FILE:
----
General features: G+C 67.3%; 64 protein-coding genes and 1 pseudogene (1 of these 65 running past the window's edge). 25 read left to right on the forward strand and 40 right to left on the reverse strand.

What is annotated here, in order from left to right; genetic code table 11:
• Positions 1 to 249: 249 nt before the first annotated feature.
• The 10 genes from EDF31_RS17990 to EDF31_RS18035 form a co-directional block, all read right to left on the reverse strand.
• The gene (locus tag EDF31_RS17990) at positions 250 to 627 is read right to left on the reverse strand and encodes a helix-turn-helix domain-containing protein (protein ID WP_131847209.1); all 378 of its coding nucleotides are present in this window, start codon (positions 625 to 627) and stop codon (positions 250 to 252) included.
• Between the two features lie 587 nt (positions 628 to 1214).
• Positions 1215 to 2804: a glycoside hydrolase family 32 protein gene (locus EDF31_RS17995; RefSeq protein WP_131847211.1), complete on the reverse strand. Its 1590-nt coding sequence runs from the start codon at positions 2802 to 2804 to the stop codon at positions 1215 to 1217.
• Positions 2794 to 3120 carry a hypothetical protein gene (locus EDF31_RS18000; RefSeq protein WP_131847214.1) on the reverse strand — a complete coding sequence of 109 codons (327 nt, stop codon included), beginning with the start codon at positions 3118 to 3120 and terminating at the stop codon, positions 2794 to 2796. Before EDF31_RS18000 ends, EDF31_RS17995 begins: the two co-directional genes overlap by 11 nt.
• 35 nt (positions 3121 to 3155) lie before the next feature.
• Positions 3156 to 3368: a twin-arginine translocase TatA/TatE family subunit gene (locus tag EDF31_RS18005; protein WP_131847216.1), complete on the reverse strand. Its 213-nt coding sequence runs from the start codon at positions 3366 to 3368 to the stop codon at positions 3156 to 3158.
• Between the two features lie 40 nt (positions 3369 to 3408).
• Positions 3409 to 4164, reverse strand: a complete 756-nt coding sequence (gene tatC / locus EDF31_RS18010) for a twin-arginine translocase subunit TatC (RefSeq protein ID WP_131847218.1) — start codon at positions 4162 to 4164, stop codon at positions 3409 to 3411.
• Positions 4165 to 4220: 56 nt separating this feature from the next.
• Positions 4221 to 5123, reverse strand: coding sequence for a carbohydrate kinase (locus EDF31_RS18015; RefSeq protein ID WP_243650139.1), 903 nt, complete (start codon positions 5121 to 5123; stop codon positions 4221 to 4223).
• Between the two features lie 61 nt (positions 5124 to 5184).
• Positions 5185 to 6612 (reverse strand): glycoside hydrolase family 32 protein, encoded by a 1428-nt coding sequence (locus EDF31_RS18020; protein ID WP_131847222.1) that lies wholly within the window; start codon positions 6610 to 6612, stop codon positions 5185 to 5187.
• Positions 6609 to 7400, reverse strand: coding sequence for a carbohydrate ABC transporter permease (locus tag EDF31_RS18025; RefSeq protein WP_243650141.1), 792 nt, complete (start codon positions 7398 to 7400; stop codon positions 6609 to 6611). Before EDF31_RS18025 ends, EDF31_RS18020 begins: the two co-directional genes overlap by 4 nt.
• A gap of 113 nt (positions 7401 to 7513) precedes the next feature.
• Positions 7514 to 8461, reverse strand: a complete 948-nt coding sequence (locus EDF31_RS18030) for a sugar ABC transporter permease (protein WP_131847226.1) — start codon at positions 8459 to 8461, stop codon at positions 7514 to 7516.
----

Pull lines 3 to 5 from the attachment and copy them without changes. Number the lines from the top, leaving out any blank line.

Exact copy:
• Positions 1 to 249: 249 nt before the first annotated feature.
• The 10 genes from EDF31_RS17990 to EDF31_RS18035 form a co-directional block, all read right to left on the reverse strand.
• The gene (locus tag EDF31_RS17990) at positions 250 to 627 is read right to left on the reverse strand and encodes a helix-turn-helix domain-containing protein (protein ID WP_131847209.1); all 378 of its coding nucleotides are present in this window, start codon (positions 625 to 627) and stop codon (positions 250 to 252) included.